Joe Wilson, who blogs at Beyond Lean, is the subject of our Meet-up today. Joe has been involved with Lean and continuous improvement activities for over a decade in multiple industries. He shares his experience and real world examples in his writing which makes it highly relateable.
Who are you and what do you do?
My name is Joe Wilson. I currently work for a pharmaceutical company and also have worked in the meat processing and automotive industry, mostly in a variety of Industrial Engineering and Continuous Improvement roles. I am also a contributor to the Beyond Lean blog.
How and when did you learn Lean?
I guess my formal training started when I worked for what was then a Dana plant where I got to take part in a formal kaizen event. The event itself wasn’t that memorable, but I was fascinated because the training material seemed to codify a lot of the way I already thought. After that, I went to work for a company that was all in on Eli Goldratt and Theory of Constraints, so I got to see a different angle of the CI picture. From there, I went to work with Matt Wrye (not because of him, but that’s where we met) and had the opportunity to really go deep with being a part of a Lean conversion. I also got to work with somebody who later went on to a supplier development position with Toyota who was invaluable in helping to informally coach me and close some of the theory gaps in my mind. I had some evolution in my role there that allowed me to spend time developing my formal problem solving skills, including working with some incredibly talented Shainin Red X problem solvers and a passionate Six Sigma Black Belt. There have been some formal classes and certifications and thousands of hours of self study.
How and why did you start blogging or writing about Lean?
Matt may remember it differently (and his version is probably right), but when he told me about starting up Beyond Lean, I told him to let me know if he wanted any help. He told me that if I ever wanted to contribute, he would let me guest post. That evolved at the beginning of this year to a more permanent role as an author. Unfortunately, because of some other time-sucking issues, my contributions have been a little more sporadic than I would like. For me, the writing is the easy part…it’s the editing part that kills me.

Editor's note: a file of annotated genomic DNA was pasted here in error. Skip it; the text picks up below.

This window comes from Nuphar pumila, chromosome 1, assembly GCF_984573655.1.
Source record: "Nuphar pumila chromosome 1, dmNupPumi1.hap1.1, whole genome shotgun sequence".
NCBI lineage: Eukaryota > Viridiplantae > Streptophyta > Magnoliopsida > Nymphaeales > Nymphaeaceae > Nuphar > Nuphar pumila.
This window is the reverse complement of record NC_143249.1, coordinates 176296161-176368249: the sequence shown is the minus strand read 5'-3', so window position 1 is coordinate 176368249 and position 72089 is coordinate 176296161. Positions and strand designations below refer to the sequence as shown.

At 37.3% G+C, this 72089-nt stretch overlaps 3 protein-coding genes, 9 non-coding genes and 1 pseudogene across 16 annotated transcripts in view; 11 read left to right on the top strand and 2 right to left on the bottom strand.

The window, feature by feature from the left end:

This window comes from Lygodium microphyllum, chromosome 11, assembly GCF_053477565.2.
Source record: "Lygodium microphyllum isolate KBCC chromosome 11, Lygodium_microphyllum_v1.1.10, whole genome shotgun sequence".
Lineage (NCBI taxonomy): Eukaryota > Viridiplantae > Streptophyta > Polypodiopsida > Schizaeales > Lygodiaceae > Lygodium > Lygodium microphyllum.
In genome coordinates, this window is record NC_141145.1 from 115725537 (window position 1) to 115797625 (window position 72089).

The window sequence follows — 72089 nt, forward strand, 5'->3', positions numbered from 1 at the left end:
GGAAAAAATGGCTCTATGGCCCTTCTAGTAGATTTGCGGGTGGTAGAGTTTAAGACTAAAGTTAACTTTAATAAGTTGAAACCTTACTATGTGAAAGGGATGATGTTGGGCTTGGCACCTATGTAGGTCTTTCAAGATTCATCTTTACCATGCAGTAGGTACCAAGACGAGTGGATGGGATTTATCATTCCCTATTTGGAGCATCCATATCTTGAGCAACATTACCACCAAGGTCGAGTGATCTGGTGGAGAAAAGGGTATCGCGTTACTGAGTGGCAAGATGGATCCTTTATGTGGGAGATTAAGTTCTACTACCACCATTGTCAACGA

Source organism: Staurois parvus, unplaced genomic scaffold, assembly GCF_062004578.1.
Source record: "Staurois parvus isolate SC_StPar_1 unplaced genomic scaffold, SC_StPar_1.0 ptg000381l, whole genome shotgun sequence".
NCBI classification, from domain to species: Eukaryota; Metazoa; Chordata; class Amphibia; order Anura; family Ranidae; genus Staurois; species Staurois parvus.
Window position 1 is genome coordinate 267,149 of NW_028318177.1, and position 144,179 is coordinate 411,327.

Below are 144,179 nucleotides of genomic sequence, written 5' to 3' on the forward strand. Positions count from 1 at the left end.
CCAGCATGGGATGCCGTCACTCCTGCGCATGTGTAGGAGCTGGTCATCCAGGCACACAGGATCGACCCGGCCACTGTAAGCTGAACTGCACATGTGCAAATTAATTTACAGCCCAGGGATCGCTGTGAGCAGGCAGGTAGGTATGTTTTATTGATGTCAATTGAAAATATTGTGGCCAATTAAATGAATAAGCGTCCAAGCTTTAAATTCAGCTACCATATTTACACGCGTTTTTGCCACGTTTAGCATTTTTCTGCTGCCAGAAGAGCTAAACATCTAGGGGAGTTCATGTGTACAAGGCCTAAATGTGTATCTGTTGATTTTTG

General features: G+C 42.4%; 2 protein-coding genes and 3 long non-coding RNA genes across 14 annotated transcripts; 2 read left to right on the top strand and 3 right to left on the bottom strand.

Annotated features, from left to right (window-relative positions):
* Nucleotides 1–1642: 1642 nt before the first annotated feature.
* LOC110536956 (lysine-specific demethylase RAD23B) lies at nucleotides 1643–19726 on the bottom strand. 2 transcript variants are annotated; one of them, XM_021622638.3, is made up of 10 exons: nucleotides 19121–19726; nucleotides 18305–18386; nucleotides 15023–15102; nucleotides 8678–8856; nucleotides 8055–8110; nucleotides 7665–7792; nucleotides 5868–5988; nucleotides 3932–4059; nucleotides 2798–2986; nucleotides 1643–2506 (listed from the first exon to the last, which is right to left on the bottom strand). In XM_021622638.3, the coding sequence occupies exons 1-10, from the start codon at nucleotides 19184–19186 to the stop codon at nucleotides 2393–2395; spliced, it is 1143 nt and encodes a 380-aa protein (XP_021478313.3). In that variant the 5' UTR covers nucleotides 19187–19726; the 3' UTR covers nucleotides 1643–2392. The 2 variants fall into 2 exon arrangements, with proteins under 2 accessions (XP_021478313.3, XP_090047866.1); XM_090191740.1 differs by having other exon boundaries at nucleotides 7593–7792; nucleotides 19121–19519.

What does Lean mean to you?
Personally, Lean is that example that I can point to when I’m trying to make a point that other people can’t see. It is leverage in trying to change the way other people think about their work. It’s a community of people who allow me to validate or challenge my existing ideas about what’s possible. I don’t have a clue in the “chicken or the egg” argument of whether or not Lean makes me think this way or if I think this way and it aligns with Lean. I just know that Lean fits for me.
What is the biggest myth or misconception of Lean?
It seems lazy, but I’ll fall back on the whole “Lean is not a collection of tools” line. Let’s be honest, when most people talk about “lean”, what they are talking about is the understanding of what Toyota has done. In that sense the discussion revolves around trying to study somebody else’s solutions to their problems. To me, breaking down specific tools makes for some enjoyable philosophical and theoretical conversation, but it often seems like a distraction when you are trying to actually do something.
What is your current Lean passion, project, or initiative?
Professionally, I am focused on the concept and practice of how problems are defined. I don’t mean that in terms of an individual problem or for an A3. What I mean is, organizationally, how are we going to identify what is and isn’t a problem, what scale the problem is, and how we are going to dedicate resources to solve the problems. Toyota’s system became what it is because they made certain decisions along the way that shaped what they will and won’t do. I believe everything else (from a CI perspective) flows from that point.
Personally, I’m on a quest to see if there is such an animal as “Lean Six Sigma”. Although I’m “certified” in both Lean and Six Sigma, I have never been able to understand how the two could merge. So far, the closest mental model I’ve been able to come up with is a food truck. In theory, it’s mobile food service. In practice, it’s either a truck or it’s a kitchen. It can’t be both at the same time effectively.